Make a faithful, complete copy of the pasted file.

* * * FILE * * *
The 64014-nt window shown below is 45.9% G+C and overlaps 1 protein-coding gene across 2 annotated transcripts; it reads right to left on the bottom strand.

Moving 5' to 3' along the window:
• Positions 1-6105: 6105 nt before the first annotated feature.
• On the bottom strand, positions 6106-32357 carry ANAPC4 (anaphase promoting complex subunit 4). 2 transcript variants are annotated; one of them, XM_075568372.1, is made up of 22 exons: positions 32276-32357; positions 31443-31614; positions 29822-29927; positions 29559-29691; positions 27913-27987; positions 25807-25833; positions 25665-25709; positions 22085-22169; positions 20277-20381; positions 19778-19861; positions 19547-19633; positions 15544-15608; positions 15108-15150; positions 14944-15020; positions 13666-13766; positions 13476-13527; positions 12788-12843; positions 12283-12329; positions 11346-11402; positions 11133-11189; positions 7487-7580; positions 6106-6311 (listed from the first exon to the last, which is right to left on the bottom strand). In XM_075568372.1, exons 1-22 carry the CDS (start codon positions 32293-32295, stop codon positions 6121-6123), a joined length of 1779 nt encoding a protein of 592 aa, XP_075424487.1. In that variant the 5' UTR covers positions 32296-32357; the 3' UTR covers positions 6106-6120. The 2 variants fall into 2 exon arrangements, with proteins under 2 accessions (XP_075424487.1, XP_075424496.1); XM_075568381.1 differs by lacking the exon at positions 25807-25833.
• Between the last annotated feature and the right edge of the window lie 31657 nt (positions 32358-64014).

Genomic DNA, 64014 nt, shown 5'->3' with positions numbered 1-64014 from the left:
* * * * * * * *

The 64014-nt window shown below is 45.9% G+C and overlaps 1 protein-coding gene across 2 annotated transcripts; it reads right to left on the bottom strand.

Moving 5' to 3' along the window:
• Positions 1-6105: 6105 nt before the first annotated feature.
• On the bottom strand, positions 6106-32357 carry ANAPC4 (anaphase promoting complex subunit 4). 2 transcript variants are annotated; one of them, XM_075568372.1, is made up of 22 exons: positions 32276-32357; positions 31443-31614; positions 29822-29927; positions 29559-29691; positions 27913-27987; positions 25807-25833; positions 25665-25709; positions 22085-22169; positions 20277-20381; positions 19778-19861; positions 19547-19633; positions 15544-15608; positions 15108-15150; positions 14944-15020; positions 13666-13766; positions 13476-13527; positions 12788-12843; positions 12283-12329; positions 11346-11402; positions 11133-11189; positions 7487-7580; positions 6106-6311 (listed from the first exon to the last, which is right to left on the bottom strand). In XM_075568372.1, exons 1-22 carry the CDS (start codon positions 32293-32295, stop codon positions 6121-6123), a joined length of 1779 nt encoding a protein of 592 aa, XP_075424487.1. In that variant the 5' UTR covers positions 32296-32357; the 3' UTR covers positions 6106-6120. The 2 variants fall into 2 exon arrangements, with proteins under 2 accessions (XP_075424487.1, XP_075424496.1); XM_075568381.1 differs by lacking the exon at positions 25807-25833.
• Between the last annotated feature and the right edge of the window lie 31657 nt (positions 32358-64014).

Genomic DNA, 64014 nt, shown 5'->3' with positions numbered 1-64014 from the left: